Olivia Jewell Love
The 42 foot long, 18 ton hot dog known as the Coney Island Boardwalk now sits up the hill in Bailey, waiting for a new owner to return it to its former glory.
The structure originally was built on West Colfax Avenue in 1966.
The first owner, Marcus Shannon, had dreams of the hot dog-shaped building becoming a cornerstone of American eateries, envisioning a national chain.
News articles from the 1966 Denver Post, provided by Colfax Avenue History Museum, told of the 25-cent hot dogs, special menu and 40-car parking lot the site would boast.
After the production of the first restaurant, however, the company went under. This was after the president of Boardwalk Coney Island Inc. said he expected to take over Denver in 14 months with the business and continue to succeed from coast to coast. The singular location managed to stay open for three years. The cost to build the hot dog was $26,000.
Colfax historian and museum curator Jonny Barber said that roadside attractions like the coney were part of the history of the area.
“So much of that roadside Colfax weirdness is gone,” he said.
Where did it go? Well, the entire 18-ton hot dog was put on a trailer and hauled up to Aspen Park along Highway 285 in 1970. There, it took on the name Coney Island Dairy Land (and subsequently dropped the last part of the name). In its new home, the coney resumed business, changing hands multiple times throughout the years. On its last day open in Aspen Park, the line for the restaurant allegedly went on for miles.
The bun did not stop there. In 2006, it moved again, this time to its current location in Bailey, near Pike National Forest. The Coney Island Boardwalk is currently closed and looking for a new owner after some repairs are made.
Andy Nortnick, Coney Island Boardwalk neighbor and owner of the Fun and Funky Art Galleries and Giftshops nextdoor, has lifelong memories of the coney.
“We used to go to it when I was in high school,” Nortnick said.
Not only that, but Nortnick’s uncle was on the original crew that built the hot dog itself. Nortnick dispelled any rumors, and explained that the coney is in fact built from the ground up with stucco and is not built on an Airstream trailer like some may think.
Nortnick retold the story his uncle told about how the workers on the coney got paid.
“He was hired to help build this first hot dog, which was at some point going to be a chain of hot dogs. The foreman on the crew said, 'You have two choices: We can pay you hourly or you can wait to have stock options for this chain that will probably explode." My uncle chose the hourly rate. ... They went bankrupt shortly after building the first one, and the second one was never built.”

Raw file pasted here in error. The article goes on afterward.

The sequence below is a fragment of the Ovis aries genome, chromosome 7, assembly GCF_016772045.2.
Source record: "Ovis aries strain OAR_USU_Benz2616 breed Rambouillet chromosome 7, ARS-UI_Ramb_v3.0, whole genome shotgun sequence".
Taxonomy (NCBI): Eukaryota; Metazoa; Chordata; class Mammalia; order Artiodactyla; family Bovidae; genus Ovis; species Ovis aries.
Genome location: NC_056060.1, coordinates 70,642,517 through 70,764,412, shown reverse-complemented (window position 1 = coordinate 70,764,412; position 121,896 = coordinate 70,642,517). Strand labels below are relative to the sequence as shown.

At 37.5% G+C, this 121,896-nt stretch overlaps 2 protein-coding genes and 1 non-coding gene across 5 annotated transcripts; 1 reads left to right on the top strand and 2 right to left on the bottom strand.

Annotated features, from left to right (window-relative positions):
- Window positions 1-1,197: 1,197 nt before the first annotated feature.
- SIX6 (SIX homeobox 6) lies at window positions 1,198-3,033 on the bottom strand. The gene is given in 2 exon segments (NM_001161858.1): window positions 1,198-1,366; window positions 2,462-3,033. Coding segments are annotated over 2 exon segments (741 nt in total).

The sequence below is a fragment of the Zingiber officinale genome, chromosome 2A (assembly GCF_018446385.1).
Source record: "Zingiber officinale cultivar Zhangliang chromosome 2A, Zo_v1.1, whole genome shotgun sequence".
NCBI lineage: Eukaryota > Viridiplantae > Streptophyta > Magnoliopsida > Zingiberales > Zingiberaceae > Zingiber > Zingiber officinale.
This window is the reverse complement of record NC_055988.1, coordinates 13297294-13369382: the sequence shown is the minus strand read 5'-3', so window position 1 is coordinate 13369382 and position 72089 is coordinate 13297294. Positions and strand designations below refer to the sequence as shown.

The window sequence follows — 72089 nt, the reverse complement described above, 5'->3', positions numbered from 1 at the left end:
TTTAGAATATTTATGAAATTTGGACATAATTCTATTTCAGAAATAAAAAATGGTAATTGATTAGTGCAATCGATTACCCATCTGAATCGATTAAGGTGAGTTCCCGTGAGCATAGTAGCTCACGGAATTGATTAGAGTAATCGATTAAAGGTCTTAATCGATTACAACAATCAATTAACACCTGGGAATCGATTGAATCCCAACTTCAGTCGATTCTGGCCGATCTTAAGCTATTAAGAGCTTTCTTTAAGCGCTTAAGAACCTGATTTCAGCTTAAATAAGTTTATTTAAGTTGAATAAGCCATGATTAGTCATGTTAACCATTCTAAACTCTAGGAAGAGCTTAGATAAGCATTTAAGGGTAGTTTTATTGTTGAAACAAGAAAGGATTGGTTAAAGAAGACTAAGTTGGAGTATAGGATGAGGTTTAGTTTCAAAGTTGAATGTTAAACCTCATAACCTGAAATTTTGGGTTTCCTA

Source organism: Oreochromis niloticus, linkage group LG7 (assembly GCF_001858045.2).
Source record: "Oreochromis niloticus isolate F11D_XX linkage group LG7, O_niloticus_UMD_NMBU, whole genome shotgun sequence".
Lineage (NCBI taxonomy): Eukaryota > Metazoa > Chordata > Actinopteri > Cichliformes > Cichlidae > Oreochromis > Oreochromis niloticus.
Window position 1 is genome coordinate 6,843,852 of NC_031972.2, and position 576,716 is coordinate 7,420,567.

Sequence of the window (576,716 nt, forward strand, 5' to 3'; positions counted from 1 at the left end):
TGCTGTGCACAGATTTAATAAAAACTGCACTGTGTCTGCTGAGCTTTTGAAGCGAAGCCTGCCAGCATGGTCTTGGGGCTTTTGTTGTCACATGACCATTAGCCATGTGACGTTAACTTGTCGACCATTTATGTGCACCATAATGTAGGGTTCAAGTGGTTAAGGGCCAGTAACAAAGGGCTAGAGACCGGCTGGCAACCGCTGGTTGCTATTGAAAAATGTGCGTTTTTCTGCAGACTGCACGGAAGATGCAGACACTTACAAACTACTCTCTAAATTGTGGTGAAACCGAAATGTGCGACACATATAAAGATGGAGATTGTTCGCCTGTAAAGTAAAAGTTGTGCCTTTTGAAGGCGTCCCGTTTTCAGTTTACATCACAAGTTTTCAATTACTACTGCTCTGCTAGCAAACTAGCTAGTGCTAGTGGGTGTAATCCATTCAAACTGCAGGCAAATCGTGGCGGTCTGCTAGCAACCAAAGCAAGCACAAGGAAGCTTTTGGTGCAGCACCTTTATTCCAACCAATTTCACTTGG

Currently, Nortnick’s gallery is right next to the Coney Island Boardwalk. He recalled times of booming success for the restaurant, which led to great engagement at his business.
“We want somebody to come on board who loves it as much as we do. We want somebody to return it to its heyday,” he said.
Greg Aigner is currently working with Nortnick to repair the coney and get it ready to sell. He, too, has memories of going to the restaurant back when it was in Aspen Park.
“I passed by it all the time. .... I drove by it many many times. I stopped one time, it wasn’t very crowded. I remember looking out the back, and it was basically a hot dog stand on a dirt path,” he said.
Aigner’s brother is the current owner of the property, but as his conservator, Greg is taking on the responsibilities for the maintenance and sale.
“The plan is to sell the coney to an appropriate owner,” he said.
Barber, too, has visited the coney and notes that perhaps the most important part of the place is the experience of going.
“It's just the experience of being in the place, the kitschy nature of it, and it's something when my kids were younger at the time and they got a huge kick out of it. It's more the architecture that stands out in my mind than the cuisine,” Barber said.
The Coney Island Boardwalk has garnered media attention for years, being featured in national news publications like the New York Post, a documentary called "A Hot Dog Program" and perhaps most notably, in multiple episodes of the "South Park" TV show, most recently in an episode aired in February 2022.
For now, Aigner and Nortnick are working to repair the roof, stucco, boardwalk and other issues with the building. Once they get the Coney Island Boardwalk back in shape, they hope to find a suitable buyer, even entertaining the idea of getting the South Park creators involved like they did with Casa Bonita in Lakewood.